Tara Calloway isn’t proud of what her fear of storms made her do on Colorado’s Mt. Princeton a few summers ago. When clouds began blowing in, Calloway panicked and sprinted for treeline, leaving her metal trekking poles–and two friends–on the summit. "They found me cowering next to a tree," she reports.
The Real Risk
Peak-packed Colorado averages 50,000 annual cloud-to-ground strikes, but just three fatalities per year–that’s total, not just in the backcountry.
The 4-Step Fix
- Depart for big peaks before dawn so you’re off the summit before afternoon storms roll in. If you’re caught in a thunderstorm, get below treeline, find a low spot away from tall trees, and crouch on your sleeping pad.
- Focus on the drops hitting your tent, the smell of the rain, your own breath–anything to keep you in the moment instead of imagining yourself getting fried.
- If you’re in a sheltered spot but you still start to panic, distract yourself by singing, playing 20 Questions, or brewing some tea, advises Nucete. "Do something to get your mind off of the storm, because the storm is going to move on."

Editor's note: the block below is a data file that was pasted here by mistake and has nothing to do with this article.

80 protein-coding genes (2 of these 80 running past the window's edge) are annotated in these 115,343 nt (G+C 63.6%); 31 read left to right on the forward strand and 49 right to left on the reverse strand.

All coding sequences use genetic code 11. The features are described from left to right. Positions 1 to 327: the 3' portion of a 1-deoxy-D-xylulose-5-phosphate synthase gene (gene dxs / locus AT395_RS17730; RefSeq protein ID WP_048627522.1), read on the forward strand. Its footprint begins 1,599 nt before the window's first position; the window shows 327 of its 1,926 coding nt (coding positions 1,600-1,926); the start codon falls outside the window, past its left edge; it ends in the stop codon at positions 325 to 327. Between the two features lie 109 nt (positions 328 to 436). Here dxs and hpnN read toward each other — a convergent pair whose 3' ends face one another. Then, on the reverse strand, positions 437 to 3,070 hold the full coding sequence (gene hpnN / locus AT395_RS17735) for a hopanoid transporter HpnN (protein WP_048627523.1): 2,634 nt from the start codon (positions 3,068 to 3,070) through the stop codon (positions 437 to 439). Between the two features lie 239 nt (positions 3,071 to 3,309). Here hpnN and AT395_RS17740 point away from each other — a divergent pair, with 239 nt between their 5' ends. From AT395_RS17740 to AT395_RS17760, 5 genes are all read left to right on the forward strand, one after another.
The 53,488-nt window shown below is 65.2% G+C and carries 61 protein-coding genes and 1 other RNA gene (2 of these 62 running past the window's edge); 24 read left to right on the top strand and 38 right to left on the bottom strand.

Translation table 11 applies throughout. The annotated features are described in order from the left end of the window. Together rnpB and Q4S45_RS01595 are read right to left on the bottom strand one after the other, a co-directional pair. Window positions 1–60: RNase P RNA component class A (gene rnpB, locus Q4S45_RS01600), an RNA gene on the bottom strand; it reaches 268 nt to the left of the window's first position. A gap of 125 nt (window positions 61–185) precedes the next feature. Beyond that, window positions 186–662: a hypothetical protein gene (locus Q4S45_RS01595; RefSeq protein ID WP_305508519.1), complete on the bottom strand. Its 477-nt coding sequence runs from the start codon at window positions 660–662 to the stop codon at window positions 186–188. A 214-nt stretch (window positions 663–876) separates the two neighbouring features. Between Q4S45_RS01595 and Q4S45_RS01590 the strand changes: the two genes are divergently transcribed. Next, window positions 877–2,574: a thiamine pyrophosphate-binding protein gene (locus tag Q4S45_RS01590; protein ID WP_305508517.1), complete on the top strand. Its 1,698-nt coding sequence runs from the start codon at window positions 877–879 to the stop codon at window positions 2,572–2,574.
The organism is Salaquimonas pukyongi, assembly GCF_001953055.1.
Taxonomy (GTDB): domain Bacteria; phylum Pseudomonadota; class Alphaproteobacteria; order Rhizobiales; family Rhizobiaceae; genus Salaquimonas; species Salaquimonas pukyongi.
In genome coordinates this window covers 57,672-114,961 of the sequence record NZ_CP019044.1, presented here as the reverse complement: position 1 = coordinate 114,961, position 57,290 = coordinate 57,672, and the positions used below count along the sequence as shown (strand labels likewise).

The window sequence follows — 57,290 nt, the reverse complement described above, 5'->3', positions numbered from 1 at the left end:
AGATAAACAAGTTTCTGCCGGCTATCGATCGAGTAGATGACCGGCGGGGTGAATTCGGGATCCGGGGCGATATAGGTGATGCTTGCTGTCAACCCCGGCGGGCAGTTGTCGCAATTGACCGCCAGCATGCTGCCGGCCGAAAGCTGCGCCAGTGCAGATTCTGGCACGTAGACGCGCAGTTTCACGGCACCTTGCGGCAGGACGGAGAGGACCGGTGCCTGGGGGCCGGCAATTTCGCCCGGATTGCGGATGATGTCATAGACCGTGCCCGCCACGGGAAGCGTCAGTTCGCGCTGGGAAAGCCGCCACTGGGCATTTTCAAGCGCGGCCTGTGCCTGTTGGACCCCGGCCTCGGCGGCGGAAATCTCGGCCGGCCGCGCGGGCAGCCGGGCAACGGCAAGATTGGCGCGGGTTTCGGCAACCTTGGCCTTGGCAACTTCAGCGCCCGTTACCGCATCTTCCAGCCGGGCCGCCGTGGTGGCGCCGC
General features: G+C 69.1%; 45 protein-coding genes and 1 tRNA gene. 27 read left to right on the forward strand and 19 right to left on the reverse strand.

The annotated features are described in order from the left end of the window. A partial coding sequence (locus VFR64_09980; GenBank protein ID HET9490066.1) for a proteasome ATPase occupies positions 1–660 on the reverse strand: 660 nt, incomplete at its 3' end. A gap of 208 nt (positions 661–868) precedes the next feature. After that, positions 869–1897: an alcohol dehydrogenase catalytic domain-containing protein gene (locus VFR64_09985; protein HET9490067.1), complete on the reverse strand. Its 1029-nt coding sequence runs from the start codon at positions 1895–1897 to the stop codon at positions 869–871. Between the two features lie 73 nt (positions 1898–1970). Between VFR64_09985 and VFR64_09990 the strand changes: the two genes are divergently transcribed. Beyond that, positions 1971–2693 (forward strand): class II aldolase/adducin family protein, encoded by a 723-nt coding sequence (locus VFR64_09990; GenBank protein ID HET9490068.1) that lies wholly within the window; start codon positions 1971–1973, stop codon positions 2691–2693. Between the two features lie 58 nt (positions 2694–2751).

The Big Test
The Continental Divide Trail in Colorado’s Weminuche Wilderness serves up alpine wildflowers, jagged peaks, and miles of storm-central hiking: Average elevation along the entire stretch is 12,000 feet. fs.fed.us/r2/sanjuan/
Bag big summits without fear in Alaska’s Wrangell-St. Elias–a park with 14 peaks above 14,000 feet, in a state that hasn’t recorded a single lightning death in the past 50 years. nps.gov/wrst